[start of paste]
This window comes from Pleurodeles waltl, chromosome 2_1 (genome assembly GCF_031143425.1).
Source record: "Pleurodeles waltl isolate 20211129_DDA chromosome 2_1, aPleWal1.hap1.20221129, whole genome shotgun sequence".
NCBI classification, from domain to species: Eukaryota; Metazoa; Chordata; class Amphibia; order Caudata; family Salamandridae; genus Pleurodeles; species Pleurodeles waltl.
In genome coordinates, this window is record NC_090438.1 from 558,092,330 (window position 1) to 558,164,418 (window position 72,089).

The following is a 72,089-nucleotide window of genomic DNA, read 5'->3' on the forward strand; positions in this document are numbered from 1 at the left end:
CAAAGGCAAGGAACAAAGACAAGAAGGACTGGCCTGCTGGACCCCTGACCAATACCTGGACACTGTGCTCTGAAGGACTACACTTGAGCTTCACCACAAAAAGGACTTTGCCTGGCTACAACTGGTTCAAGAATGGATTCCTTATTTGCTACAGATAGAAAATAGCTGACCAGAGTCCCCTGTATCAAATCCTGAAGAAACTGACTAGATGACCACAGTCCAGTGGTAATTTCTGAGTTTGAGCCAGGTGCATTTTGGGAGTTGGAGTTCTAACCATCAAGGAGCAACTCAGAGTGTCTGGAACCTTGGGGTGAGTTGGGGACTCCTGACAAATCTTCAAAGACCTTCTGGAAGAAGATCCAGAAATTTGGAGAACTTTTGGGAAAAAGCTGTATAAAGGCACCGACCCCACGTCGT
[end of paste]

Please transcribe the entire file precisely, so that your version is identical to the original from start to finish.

This window comes from Pleurodeles waltl, chromosome 2_1 (genome assembly GCF_031143425.1).
Source record: "Pleurodeles waltl isolate 20211129_DDA chromosome 2_1, aPleWal1.hap1.20221129, whole genome shotgun sequence".
NCBI classification, from domain to species: Eukaryota; Metazoa; Chordata; class Amphibia; order Caudata; family Salamandridae; genus Pleurodeles; species Pleurodeles waltl.
In genome coordinates, this window is record NC_090438.1 from 558,092,330 (window position 1) to 558,164,418 (window position 72,089).

The following is a 72,089-nucleotide window of genomic DNA, read 5'->3' on the forward strand; positions in this document are numbered from 1 at the left end:
CAAAGGCAAGGAACAAAGACAAGAAGGACTGGCCTGCTGGACCCCTGACCAATACCTGGACACTGTGCTCTGAAGGACTACACTTGAGCTTCACCACAAAAAGGACTTTGCCTGGCTACAACTGGTTCAAGAATGGATTCCTTATTTGCTACAGATAGAAAATAGCTGACCAGAGTCCCCTGTATCAAATCCTGAAGAAACTGACTAGATGACCACAGTCCAGTGGTAATTTCTGAGTTTGAGCCAGGTGCATTTTGGGAGTTGGAGTTCTAACCATCAAGGAGCAACTCAGAGTGTCTGGAACCTTGGGGTGAGTTGGGGACTCCTGACAAATCTTCAAAGACCTTCTGGAAGAAGATCCAGAAATTTGGAGAACTTTTGGGAAAAAGCTGTATAAAGGCACCGACCCCACGTCGT